Feds File False Claims Act Lawsuit Against UnitedHealth Group

Is it the government’s “murky policies,” as suggested by a UnitedHealth spokesman, or was it outright fraud that led to allegations the healthcare insurance giant engaged in fraud? That’s a question that will have to be answered following the U.S. Department of Justice’s recent decision to intervene and file a complaint against UnitedHealth Group (UHG).

In a complaint filed last week in a California federal court, the government alleges that UnitedHealth Group and its subsidiaries obtained inflated risk adjustment payments based on untruthful and inaccurate information about the health status of beneficiaries enrolled in UHG’s largest Medicare Advantage Plan, UHC of California.

More specifically, the lawsuit contends that the insurer funded chart reviews conducted by HealthCare Partners (HCP), one of the largest providers of services to United’s beneficiaries in California, to increase the risk adjustment payments received from the Medicare Program for beneficiaries under HCP’s care. However, UHG allegedly ignored information from these chart reviews about invalid diagnoses and thus avoided repaying Medicare monies received that they weren’t entitled to.

Medicare Advantage organizations receive fixed monthly payments for each enrollee which are based, in part, on patient-risk scores.

The complaint follows the government’s intervention in February in United States ex rel. Poehling v. UnitedHealth Group. Inc., a related lawsuit filed in the Central District of California, that also alleges that UnitedHealth Group defrauded Medicare.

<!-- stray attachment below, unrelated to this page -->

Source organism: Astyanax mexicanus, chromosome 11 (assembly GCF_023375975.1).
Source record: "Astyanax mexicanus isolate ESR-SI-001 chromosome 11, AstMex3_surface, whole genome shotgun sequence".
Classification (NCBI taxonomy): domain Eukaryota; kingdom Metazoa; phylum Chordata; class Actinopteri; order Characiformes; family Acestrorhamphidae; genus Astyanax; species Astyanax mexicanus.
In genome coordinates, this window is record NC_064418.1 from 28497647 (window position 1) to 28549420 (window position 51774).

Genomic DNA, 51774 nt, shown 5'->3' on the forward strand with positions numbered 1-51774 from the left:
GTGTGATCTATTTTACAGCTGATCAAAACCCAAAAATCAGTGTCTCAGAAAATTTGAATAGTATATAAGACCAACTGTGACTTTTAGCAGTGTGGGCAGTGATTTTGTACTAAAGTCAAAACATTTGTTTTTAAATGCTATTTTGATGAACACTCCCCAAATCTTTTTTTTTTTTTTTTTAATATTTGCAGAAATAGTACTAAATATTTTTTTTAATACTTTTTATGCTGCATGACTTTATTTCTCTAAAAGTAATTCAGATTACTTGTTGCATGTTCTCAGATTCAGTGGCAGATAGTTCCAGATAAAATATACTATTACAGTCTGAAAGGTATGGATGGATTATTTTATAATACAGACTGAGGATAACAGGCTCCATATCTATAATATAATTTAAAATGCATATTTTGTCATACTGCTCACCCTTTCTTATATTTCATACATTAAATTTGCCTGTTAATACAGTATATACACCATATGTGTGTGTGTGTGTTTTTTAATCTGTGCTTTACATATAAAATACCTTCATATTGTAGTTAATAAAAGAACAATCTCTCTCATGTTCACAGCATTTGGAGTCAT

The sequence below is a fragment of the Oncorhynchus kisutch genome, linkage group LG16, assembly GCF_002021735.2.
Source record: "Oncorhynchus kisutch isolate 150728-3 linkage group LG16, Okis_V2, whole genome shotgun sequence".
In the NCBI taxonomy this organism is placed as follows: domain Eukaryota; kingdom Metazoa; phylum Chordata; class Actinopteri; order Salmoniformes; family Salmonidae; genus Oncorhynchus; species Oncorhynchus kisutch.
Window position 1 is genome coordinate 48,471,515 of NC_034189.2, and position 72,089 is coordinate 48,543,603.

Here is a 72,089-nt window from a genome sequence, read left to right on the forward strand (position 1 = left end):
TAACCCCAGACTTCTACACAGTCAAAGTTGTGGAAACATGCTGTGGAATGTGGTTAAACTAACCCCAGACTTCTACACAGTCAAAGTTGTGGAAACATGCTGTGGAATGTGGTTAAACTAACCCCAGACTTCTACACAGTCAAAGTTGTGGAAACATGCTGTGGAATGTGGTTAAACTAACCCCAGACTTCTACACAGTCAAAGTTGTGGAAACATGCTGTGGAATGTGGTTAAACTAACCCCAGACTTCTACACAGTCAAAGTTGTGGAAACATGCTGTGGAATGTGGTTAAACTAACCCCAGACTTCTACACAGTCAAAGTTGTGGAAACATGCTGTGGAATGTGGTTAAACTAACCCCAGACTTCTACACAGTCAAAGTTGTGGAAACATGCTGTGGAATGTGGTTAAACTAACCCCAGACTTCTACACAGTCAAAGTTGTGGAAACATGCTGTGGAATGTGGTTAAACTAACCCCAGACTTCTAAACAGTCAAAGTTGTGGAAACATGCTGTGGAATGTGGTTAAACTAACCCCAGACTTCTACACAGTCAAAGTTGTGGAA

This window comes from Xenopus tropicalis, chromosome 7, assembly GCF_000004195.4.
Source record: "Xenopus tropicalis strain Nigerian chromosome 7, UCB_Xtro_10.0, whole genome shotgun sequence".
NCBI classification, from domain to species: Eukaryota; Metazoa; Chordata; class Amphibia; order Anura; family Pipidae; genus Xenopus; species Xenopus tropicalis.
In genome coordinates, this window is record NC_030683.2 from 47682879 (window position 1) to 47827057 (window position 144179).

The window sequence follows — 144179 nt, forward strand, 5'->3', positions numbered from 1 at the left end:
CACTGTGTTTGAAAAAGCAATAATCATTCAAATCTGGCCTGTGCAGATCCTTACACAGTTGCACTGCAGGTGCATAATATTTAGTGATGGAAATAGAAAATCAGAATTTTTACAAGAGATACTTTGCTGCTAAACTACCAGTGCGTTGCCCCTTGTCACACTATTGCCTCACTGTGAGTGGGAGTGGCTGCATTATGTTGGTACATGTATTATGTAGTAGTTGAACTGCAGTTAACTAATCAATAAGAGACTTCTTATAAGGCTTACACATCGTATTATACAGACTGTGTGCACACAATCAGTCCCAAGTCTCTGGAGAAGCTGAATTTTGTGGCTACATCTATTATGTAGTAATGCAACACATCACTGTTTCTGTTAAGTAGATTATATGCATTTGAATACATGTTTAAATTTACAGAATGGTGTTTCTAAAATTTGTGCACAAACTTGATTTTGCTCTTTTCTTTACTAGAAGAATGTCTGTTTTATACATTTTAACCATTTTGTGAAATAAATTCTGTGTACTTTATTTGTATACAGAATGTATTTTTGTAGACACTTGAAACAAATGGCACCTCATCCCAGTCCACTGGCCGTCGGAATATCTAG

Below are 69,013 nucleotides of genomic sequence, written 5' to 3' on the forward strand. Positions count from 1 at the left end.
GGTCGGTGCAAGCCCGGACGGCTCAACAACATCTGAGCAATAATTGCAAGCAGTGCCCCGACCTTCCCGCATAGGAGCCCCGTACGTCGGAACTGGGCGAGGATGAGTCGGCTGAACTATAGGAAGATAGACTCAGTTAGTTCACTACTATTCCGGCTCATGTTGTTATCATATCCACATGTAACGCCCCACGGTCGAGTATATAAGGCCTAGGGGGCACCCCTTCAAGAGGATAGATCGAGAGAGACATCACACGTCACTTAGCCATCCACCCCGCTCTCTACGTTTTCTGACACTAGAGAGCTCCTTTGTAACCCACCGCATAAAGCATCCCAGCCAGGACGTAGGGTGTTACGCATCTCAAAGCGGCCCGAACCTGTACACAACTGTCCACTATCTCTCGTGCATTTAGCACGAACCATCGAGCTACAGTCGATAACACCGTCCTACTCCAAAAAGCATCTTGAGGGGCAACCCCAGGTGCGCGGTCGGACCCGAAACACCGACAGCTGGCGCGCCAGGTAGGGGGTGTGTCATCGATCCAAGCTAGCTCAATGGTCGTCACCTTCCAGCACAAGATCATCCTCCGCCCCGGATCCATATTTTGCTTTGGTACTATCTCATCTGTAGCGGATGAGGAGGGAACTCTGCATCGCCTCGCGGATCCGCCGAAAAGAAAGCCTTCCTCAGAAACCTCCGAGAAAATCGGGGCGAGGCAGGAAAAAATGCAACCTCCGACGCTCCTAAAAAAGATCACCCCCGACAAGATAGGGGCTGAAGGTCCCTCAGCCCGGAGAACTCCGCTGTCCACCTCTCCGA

Both cases were filed under the qui tam provisions of the False Claims Act, which allow private parties to sue on behalf of the United States for false claims for government funds, and to receive a share of any recovery. The lawsuit was filed by James Swoben, a former employee of Senior Care Action Network (SCAN) Health Plan and a consultant to the risk adjustment industry. The feds say they will file a complaint in that matter no later than May 16.

Last year, UnitedHealth Group sued CMS alleging unfair regulations governing Medicare Advantage overpayments. The insurer argues that CMS unfairly holds private insurers to more strict audit standards than traditional Medicare. CMS moved to dismiss the suit arguing it should go through administrative channels and not the court. But in late March, a federal judge in Washington, D.C. published a 19-page opinion that basically stated the requirement to inspect individual Medicare patient records to insure accuracy goes further than a long-standing requirement that insurers simply exercise due diligence.

“In essence, the [HHS] secretary would have the court find that the CMS rule’s insistence on ‘proactive compliance activities,’ under pain of a False Claims Act suit provable by negligence alone, is meaningless,” Collyer wrote. “It is not; it imposes (for good reason or not) new obligations.”

Her ruling allows UnitedHealth’s case to move forward and could prove to be a defense for UnitedHealth in the whistleblower cases against it.

UHG is the nation’s largest Medicare Advantage Organization (MAO), with more than 50 Medicare Advantage and Drug Prescription plans providing healthcare services and prescription drug benefits to millions of Medicare beneficiaries throughout the United States.